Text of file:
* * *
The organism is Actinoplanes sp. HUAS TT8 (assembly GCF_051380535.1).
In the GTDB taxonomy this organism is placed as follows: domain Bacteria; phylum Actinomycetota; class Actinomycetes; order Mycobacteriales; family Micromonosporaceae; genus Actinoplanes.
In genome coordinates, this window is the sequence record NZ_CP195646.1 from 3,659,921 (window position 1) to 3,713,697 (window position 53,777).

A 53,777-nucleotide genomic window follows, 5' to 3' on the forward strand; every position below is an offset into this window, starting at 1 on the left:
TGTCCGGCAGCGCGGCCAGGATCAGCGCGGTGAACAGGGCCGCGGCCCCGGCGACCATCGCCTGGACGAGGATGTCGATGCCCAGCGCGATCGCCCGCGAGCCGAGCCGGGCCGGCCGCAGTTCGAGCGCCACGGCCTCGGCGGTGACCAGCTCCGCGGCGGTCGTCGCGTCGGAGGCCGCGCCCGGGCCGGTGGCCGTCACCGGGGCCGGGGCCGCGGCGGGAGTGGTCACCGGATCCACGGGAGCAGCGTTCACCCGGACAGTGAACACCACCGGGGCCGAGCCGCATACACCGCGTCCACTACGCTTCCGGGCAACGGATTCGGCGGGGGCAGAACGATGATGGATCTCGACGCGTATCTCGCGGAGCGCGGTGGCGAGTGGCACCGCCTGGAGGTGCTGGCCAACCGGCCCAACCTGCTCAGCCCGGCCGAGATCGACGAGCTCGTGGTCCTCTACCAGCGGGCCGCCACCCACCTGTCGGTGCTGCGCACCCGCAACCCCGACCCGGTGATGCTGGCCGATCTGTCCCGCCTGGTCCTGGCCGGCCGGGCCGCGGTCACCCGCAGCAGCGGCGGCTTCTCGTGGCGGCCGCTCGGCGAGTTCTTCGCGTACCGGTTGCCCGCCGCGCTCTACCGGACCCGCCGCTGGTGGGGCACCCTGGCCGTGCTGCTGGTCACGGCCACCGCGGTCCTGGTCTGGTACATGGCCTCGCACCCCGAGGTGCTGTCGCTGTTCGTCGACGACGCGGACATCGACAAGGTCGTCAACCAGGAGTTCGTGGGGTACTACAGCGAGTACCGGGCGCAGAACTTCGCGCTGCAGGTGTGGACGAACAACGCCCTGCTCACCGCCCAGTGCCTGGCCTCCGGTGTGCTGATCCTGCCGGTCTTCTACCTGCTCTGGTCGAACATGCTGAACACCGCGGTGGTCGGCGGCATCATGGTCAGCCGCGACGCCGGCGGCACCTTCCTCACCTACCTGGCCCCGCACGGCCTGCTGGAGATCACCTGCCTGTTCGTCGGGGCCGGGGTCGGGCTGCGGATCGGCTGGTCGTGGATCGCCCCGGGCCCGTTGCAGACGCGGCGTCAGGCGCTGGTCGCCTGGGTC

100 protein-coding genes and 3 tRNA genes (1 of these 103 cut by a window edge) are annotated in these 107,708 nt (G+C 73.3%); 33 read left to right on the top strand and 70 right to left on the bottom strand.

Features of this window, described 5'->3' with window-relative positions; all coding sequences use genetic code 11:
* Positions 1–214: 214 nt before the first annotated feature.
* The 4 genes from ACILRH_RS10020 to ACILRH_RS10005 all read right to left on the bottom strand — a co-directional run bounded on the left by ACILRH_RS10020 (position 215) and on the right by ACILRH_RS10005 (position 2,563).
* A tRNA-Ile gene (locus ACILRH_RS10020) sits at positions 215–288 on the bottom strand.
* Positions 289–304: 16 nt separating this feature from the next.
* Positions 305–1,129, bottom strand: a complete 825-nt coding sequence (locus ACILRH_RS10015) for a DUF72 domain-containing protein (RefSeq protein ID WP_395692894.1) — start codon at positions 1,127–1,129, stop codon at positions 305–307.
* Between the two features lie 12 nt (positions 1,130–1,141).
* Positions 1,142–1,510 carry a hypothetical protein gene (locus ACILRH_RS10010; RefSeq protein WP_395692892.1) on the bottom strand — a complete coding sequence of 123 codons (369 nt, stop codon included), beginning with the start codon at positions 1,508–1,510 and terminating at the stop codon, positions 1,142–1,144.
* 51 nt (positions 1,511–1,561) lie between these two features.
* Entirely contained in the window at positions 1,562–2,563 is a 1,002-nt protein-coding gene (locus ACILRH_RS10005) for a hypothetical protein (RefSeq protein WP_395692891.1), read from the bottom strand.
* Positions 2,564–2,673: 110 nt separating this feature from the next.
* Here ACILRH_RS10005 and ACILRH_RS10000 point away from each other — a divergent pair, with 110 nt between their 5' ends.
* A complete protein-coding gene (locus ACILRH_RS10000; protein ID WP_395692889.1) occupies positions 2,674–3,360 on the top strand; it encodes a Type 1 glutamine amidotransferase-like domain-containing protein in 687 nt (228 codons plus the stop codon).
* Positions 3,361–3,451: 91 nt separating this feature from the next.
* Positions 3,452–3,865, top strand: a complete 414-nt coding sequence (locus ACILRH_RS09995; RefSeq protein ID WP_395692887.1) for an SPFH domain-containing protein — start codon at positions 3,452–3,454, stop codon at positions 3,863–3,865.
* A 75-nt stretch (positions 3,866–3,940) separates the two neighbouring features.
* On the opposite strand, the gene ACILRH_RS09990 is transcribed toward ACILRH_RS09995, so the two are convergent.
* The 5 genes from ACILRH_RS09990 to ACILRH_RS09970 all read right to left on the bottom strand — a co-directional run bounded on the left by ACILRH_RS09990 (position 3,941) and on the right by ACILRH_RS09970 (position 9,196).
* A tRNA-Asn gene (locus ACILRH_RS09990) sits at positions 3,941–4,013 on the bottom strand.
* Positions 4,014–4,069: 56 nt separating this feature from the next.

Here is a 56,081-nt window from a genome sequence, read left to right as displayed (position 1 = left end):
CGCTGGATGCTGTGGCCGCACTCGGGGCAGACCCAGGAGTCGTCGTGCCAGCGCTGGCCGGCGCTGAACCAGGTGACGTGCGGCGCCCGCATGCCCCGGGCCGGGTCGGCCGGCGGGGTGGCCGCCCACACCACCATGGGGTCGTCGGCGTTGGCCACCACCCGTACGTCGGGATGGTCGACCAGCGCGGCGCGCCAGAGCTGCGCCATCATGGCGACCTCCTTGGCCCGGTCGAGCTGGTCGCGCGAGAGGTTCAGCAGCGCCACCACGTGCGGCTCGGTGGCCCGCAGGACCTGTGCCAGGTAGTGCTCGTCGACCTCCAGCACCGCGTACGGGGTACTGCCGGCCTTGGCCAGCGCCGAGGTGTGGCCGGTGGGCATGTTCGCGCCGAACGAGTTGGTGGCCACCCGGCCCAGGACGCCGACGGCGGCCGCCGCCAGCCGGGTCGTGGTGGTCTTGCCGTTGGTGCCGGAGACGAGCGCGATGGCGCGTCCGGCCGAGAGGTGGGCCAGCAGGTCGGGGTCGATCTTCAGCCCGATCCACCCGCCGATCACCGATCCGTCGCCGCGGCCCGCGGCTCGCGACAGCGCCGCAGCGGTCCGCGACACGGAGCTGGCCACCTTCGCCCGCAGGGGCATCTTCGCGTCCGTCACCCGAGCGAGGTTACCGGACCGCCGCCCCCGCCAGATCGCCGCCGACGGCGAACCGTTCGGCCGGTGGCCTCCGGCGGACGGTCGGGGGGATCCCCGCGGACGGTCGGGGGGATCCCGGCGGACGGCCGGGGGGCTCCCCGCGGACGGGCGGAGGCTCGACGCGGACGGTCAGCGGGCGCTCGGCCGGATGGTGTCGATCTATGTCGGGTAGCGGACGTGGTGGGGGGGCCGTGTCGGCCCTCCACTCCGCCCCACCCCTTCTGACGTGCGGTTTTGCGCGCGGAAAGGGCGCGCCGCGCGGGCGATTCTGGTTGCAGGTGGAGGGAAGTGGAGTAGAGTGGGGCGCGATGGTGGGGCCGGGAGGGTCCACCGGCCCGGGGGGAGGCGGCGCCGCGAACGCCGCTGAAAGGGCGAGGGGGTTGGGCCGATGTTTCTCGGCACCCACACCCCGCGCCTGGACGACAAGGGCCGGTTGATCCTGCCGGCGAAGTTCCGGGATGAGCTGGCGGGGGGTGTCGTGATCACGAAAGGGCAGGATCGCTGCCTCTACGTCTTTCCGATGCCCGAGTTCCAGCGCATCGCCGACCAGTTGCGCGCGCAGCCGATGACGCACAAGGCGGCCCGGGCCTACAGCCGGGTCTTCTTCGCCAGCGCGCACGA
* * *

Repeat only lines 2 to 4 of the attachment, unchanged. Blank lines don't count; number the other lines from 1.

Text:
In the GTDB taxonomy this organism is placed as follows: domain Bacteria; phylum Actinomycetota; class Actinomycetes; order Mycobacteriales; family Micromonosporaceae; genus Actinoplanes.
In genome coordinates, this window is the sequence record NZ_CP195646.1 from 3,659,921 (window position 1) to 3,713,697 (window position 53,777).

A 53,777-nucleotide genomic window follows, 5' to 3' on the forward strand; every position below is an offset into this window, starting at 1 on the left: